What there is to know
- Nike’s new “True to 7” shoe featuring former NFL quarterback Colin Kaepernick sold out on its first day of release in North America, according to Nike’s website.
- Kaepernick has been a controversial figure since taking a knee during the national anthem in 2016 to protest systemic racial inequality in the United States.
- Nike pulled the release of its 4th of July sneakers earlier this year after Kaepernick criticized the shoe for being offensive.
Nike’s new “True to 7” shoe featuring former NFL quarterback Colin Kaepernick sold out on its first day of release in North America, according to the company’s website.
“This Air Force 1 season, Nike has partnered with a collective of collaborators to design an AF1 that personally connects to their lives. Colin was identified because we believe his voice and perspective inspire many generations on and in off the field,” a Nike spokesperson said in an email.
The $110 black and white shoe features an embroidered portrait of Kaepernick on the heel tab, a reflective Swoosh and his personal logo on the tongue.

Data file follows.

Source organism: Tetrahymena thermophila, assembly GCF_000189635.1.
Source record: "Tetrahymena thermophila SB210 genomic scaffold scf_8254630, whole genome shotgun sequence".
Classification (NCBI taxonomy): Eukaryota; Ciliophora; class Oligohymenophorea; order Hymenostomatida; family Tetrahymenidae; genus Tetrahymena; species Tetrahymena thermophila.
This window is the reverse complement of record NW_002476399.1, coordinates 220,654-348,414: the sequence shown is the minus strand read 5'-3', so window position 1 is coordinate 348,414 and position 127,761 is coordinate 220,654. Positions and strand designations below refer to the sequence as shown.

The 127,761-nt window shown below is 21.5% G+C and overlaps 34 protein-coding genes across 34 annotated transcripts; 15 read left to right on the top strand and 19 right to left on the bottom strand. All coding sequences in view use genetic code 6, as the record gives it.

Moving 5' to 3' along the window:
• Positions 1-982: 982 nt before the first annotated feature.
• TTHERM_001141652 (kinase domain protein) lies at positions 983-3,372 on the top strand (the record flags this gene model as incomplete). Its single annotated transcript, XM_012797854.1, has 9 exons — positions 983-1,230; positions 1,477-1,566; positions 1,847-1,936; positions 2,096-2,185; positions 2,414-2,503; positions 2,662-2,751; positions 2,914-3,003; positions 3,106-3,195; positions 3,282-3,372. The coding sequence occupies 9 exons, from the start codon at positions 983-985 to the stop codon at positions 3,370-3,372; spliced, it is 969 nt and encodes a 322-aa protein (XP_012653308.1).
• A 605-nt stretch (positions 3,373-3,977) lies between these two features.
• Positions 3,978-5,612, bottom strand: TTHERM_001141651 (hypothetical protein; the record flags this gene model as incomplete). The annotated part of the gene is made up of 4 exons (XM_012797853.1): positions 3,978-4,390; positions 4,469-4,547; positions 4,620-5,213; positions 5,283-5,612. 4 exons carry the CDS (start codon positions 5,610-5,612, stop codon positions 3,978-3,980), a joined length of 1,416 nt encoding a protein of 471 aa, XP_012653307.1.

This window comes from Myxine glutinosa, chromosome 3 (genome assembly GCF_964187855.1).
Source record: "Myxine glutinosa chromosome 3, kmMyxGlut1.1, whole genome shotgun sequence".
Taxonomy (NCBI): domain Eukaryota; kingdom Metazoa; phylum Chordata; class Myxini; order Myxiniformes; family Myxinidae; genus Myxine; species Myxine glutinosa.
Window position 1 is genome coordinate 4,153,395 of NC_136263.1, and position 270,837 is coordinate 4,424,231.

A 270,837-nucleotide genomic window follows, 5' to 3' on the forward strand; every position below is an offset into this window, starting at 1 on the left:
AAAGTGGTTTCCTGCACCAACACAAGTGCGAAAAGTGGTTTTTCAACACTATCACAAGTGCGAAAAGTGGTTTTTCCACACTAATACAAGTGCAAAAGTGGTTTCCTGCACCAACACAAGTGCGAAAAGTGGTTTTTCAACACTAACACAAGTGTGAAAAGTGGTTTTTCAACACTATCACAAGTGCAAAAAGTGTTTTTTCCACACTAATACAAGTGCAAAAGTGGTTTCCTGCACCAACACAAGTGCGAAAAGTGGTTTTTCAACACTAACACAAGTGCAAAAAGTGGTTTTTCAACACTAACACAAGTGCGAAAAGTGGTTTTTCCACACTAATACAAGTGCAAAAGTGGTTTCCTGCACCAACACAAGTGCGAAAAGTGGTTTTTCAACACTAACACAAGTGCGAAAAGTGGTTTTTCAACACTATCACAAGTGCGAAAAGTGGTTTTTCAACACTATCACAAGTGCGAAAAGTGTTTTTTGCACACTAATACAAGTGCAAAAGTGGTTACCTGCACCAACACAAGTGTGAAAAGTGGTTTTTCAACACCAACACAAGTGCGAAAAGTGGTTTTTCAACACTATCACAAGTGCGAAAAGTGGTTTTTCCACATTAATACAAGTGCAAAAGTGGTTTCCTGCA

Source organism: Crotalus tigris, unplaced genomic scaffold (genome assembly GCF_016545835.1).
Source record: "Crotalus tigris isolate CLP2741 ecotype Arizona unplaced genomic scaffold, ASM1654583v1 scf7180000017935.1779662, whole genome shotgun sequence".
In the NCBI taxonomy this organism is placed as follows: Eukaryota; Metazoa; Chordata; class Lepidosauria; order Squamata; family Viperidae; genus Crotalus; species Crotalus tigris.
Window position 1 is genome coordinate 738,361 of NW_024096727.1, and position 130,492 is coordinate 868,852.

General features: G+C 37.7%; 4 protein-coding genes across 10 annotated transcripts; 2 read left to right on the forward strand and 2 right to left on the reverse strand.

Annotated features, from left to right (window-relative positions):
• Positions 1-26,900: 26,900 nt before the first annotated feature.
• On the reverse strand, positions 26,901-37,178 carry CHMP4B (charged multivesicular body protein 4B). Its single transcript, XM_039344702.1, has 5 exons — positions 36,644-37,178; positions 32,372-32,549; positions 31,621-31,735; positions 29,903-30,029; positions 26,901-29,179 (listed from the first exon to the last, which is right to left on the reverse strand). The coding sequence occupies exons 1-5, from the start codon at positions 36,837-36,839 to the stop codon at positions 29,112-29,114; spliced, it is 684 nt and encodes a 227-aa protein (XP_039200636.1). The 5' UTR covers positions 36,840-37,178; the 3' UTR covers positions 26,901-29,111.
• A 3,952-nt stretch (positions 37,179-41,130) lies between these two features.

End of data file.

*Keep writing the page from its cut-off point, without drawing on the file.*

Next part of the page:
The successful outing suggests Nike’s ties to the controversial athlete have paid off so far, despite the NFL’s rocky relationship with the former San Francisco 49er.
Earlier this year, Nike canceled the release of its “Betsy Ross” American flag shoe, after Kaepernick allegedly criticized the shoe for being offensive and linking it to a time of slavery and white supremacy. The shoes were to be released by July 4.
In September 2018, Nike included Kaepernick as one of the faces of Nike’s 30th anniversary “Just Do It” advertising campaign. A #BoycottNike hashtag quickly popped up on Twitter, and Nike shares soared as high as 3% when the campaign was announced. But online sales surged after the ad was released, and the ad also received critical acclaim, winning Nike an Emmy for Outstanding Publicity for the first time since 2002.
Kaepernick first gained national attention in 2016 after taking a knee during the national anthem to protest systemic racial injustice and police brutality. The former quarterback has since left the NFL and alleged the NFL team owners colluded to keep him off their rosters because of his political views. Kaepernick and Carolina Panthers safety Eric Reid settled with the league an undisclosed amount to drop the collusion lawsuit in February.
Shares of Nike were little changed on Monday, closing at around $100. Its shares are up about 35% since the start of the year.
This story first appeared on CNBC.com. More from CNBC: